In tonight’s episode of Heathrow: Britain’s Busiest Airport, you’ll have seen the impact the Gatwick drone incident had on the team of controllers at Heathrow, and the wider airport, but of course that was just part of the story.
Starting tomorrow, the sectors that control Heathrow, Gatwick and the airspace to the South and South-East of these airports will switch over to EXCDS. This is obviously a particularly busy area of airspace, covering the approach function for the UK’s two busiest airports.
The closure of Gatwick airport’s runway on Sunday, as a result of a drone flying in the way of arriving aircraft, has prompted further debate about how we deal with the growing number of drones in the skies….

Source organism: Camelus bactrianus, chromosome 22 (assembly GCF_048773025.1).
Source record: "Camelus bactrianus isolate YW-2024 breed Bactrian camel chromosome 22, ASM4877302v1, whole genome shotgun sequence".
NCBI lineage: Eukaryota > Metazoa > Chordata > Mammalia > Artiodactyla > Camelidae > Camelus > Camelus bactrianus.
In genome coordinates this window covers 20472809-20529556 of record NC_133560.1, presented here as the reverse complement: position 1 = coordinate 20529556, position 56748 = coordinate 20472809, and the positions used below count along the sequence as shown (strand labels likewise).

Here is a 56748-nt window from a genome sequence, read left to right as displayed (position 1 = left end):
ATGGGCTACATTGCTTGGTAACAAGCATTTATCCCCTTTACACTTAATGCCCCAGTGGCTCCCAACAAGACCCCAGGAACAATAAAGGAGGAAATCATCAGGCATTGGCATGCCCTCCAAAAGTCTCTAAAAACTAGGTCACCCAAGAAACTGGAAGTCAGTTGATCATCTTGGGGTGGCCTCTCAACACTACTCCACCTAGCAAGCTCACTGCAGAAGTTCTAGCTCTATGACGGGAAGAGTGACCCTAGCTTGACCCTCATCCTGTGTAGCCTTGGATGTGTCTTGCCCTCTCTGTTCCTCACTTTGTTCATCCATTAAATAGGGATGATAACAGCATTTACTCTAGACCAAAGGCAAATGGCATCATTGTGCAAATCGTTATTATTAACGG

Sunday’s incident at Gatwick, where a drone spotted on the airport’s final approach path caused the runway to be closed for two separate periods, has understandably received a lot of press coverage. The incident caused significant knock-on effects for air traffic control, beyond just stopping arrivals while the runway was closed and caused serious disruption in the sky above southern England.
Since the London Airspace Consultation went live on 15 October 2013, a number of points have been raised from members of the public and interested stakeholders, which we thought we could clarify here, as well as in the FAQ section of the consultation website.
BBC Sussex ran its usual Breakfast Show from Gatwick Airport this morning. BBC Sussex ran its usual Breakfast Show from Gatwick Airport this morning. Steve Anderson, General Manager at NATS Gatwick, was interviewed and asked about his time at the tower and working in air traffic control.
With less than a year to go to the Glasgow 2014 Commonwealth Games and planning well under way, we’ve been reflecting on the work we were doing this time last year at the London 2012 Olympics.